Kenyan ed-tech startup Kidato has been accepted into the Silicon Valley-based accelerator Y Combinator, banking US$125,000 funding, and further support.
Founded last year, Kidato is an online school for K-12 students that provides a high-quality, affordable education to the growing middle class in Africa, where parents must often choose between either public schools with student-teacher ratios as high as 50:1 or private schools with expensive tuition fees.
Kidato classes have student-teacher ratios of 5:1 and teach the same rigorous international curriculum as other private schools but at a fraction of the price.
The startup has been accepted into the Y Combinator Winter 2021 batch, through which it will receive US$125,000 in seed funding as well as further investment opportunities at a March demo day.
Kidato now joins Nigerian fintech startup Mono, a company that enables companies and developers to access financial accounts for historical and real-time transactions and Ivory Coast-based Djamo, a financial super app for consumers in French-speaking Africa, as part of that cohort.
According to the Kidato’s website, since the inception, the platform has had 482+ Students on board for Academic or fun, interactive After school classes like Coding, Chess, Art, Music, Sport and Languages. The platform has over 200 students using it for supplement learning with skill-based classes and over 30 tutors, half of them full time.
Kidato has seen strong early traction, with 30 students in the full school in its first two semesters, and it has enough bookings to triple that in the new school year in September. It has more than 400 registered students.
The education sector was one that was highly affected last year during the pandemic, as the Government saw an immediate closure of learning institutions countrywide affecting nearly 17 million learners in one way or another.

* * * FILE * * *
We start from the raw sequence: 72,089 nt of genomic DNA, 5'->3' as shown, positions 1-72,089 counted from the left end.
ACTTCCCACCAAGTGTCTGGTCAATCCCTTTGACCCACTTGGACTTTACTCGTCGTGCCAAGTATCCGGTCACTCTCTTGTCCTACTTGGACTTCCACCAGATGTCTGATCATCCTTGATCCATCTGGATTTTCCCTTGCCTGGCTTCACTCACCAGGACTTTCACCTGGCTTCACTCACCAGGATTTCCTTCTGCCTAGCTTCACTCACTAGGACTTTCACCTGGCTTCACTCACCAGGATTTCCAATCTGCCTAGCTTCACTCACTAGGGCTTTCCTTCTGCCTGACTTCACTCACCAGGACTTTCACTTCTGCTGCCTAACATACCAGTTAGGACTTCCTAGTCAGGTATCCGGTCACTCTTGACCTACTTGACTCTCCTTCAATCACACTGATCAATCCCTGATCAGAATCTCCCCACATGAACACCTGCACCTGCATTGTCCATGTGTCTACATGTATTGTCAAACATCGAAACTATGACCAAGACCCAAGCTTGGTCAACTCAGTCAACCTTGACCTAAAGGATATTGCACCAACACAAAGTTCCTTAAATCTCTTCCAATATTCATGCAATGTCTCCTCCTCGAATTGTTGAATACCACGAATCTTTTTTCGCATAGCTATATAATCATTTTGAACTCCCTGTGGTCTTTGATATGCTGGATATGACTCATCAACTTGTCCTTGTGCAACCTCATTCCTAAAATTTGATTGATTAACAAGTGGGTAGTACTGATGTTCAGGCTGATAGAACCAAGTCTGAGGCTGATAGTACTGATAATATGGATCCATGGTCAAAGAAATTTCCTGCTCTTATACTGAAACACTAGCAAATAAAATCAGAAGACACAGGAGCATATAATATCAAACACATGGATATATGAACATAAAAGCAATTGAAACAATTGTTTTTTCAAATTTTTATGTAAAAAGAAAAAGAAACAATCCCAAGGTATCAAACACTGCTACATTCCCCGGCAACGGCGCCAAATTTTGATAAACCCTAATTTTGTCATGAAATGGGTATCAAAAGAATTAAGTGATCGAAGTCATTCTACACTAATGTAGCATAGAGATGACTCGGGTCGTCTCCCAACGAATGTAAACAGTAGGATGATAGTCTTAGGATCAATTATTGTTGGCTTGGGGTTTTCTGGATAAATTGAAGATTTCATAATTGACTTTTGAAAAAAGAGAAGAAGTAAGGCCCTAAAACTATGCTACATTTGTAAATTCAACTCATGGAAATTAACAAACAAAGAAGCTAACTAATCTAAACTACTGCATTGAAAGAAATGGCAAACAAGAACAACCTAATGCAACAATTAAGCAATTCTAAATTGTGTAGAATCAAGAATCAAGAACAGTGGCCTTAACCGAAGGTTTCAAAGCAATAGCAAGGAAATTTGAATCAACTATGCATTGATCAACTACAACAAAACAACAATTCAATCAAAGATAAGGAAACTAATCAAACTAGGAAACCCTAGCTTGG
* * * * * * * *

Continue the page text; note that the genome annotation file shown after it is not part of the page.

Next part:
The government adopted a remote and digital mode of learning that increased the learning gap with most learners being excluded from online education due to challenges of access to the internet and reliable electricity.
However, the pandemic also kick-started a digital revolution that saw great innovations like Kidato come up to help students access education materials online.
Kidato, our member in Karen, was founded by Sam Gichuru, who previously founded the Nailab – an incubator in Nairobi. Gichuru has a history with Y Combinator, having taken part in the accelerator back in 2015 with recruitment startup Kuhustle, of which he is a co-founder.
About Y Combinator
Y Combinator provides seed funding for startups. Seed funding is the earliest stage of venture funding. You can read more about the stages of venture funding here.
The program pays for startup expenses while they are getting started. Y Combinator’s goal is to get companies through the first phase.
This usually means getting companies to the point where they have built something impressive enough to raise money on a larger scale. Then they get introduced to later stage investors or occasionally even acquirers.
We take this chance to congratulate the Kidato team and we are happy to see our members grow and achieve bigger milestones in their entrepreneurship journey.